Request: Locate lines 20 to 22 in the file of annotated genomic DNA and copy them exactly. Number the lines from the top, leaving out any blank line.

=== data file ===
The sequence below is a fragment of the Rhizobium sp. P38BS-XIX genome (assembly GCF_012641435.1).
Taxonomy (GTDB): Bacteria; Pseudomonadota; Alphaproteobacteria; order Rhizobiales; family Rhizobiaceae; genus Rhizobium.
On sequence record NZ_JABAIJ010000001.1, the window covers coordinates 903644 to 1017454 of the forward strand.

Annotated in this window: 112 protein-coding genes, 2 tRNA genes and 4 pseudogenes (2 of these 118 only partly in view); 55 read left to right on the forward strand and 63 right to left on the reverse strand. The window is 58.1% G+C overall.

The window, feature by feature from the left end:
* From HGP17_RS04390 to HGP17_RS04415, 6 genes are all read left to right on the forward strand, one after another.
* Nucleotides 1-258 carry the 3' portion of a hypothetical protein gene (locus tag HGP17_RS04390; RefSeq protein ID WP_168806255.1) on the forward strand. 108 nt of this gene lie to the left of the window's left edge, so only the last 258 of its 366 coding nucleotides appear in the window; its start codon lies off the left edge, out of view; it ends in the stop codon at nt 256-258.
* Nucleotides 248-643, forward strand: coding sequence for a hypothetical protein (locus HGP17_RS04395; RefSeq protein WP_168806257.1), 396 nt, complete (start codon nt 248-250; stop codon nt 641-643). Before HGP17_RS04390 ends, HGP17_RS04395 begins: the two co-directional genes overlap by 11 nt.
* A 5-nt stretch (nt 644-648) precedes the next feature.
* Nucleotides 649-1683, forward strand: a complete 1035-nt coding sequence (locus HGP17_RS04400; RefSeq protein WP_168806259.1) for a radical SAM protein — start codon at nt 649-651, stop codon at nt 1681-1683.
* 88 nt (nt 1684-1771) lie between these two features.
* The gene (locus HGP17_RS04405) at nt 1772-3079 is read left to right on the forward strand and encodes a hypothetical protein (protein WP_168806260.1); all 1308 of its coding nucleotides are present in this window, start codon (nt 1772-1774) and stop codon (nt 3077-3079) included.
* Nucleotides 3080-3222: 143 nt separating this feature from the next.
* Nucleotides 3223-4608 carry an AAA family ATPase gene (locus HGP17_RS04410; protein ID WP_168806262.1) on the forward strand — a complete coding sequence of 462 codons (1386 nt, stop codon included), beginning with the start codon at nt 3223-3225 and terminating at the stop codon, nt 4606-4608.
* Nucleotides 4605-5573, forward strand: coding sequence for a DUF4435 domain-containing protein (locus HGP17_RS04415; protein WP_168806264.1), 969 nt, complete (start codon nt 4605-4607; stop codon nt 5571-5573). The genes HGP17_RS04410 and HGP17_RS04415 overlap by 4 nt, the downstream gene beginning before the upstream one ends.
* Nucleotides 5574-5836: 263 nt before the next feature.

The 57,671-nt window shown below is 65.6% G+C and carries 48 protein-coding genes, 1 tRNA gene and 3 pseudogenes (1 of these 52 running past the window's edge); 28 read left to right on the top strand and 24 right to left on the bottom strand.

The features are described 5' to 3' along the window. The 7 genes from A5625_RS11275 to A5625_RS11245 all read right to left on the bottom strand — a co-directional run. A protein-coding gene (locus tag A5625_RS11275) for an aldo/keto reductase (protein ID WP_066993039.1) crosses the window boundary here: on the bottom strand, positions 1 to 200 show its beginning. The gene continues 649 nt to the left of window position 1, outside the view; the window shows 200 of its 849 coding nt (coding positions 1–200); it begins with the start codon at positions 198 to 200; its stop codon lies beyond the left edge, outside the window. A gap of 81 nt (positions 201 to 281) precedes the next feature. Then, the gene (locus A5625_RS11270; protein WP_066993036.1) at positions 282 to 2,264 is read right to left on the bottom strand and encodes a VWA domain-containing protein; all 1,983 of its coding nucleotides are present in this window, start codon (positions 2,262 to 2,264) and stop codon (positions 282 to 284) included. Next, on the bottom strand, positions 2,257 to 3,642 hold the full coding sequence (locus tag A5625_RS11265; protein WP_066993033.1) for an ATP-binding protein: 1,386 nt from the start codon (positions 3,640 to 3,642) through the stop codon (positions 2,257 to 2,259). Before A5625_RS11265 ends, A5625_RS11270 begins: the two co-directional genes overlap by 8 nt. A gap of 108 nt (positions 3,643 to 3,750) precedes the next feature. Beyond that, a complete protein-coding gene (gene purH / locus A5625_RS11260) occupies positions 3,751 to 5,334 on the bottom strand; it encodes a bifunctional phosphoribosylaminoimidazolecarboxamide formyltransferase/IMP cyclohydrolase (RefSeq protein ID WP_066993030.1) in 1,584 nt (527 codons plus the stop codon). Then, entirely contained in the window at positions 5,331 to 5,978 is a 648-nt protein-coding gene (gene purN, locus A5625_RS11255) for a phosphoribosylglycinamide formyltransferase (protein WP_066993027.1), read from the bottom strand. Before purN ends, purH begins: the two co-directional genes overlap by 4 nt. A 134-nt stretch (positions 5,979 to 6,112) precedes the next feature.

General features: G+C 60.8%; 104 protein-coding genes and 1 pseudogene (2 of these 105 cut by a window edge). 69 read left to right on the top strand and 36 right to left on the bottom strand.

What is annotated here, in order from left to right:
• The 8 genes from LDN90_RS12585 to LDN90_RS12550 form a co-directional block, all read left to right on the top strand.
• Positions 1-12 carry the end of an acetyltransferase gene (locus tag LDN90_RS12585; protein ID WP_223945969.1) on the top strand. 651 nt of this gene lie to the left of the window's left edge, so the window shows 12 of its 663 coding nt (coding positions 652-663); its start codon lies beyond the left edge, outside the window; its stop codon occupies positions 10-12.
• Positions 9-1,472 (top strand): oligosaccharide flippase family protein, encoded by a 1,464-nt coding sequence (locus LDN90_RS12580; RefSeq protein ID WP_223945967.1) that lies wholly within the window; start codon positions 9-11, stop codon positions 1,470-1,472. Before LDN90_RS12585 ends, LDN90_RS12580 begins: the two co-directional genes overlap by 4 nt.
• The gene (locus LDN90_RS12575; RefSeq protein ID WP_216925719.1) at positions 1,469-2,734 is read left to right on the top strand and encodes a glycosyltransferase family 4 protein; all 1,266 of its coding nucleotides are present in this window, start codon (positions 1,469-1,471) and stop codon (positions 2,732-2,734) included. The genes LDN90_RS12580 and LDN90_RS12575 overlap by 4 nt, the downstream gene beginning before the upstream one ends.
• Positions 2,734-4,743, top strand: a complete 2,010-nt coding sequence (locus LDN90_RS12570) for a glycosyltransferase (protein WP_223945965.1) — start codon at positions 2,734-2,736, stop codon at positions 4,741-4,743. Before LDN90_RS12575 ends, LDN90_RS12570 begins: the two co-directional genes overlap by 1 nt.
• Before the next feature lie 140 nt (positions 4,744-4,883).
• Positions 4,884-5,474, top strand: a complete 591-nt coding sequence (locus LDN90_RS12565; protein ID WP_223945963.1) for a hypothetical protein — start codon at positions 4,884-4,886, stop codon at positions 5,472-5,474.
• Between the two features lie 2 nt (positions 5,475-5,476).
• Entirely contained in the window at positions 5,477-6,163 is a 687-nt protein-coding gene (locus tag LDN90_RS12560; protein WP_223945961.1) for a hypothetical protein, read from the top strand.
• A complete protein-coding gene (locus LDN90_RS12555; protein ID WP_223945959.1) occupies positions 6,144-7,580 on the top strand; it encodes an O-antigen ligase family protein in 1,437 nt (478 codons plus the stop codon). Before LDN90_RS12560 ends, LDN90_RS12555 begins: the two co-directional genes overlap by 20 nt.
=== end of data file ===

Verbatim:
What is annotated here, in order from left to right:
• The 8 genes from LDN90_RS12585 to LDN90_RS12550 form a co-directional block, all read left to right on the top strand.
• Positions 1-12 carry the end of an acetyltransferase gene (locus tag LDN90_RS12585; protein ID WP_223945969.1) on the top strand. 651 nt of this gene lie to the left of the window's left edge, so the window shows 12 of its 663 coding nt (coding positions 652-663); its start codon lies beyond the left edge, outside the window; its stop codon occupies positions 10-12.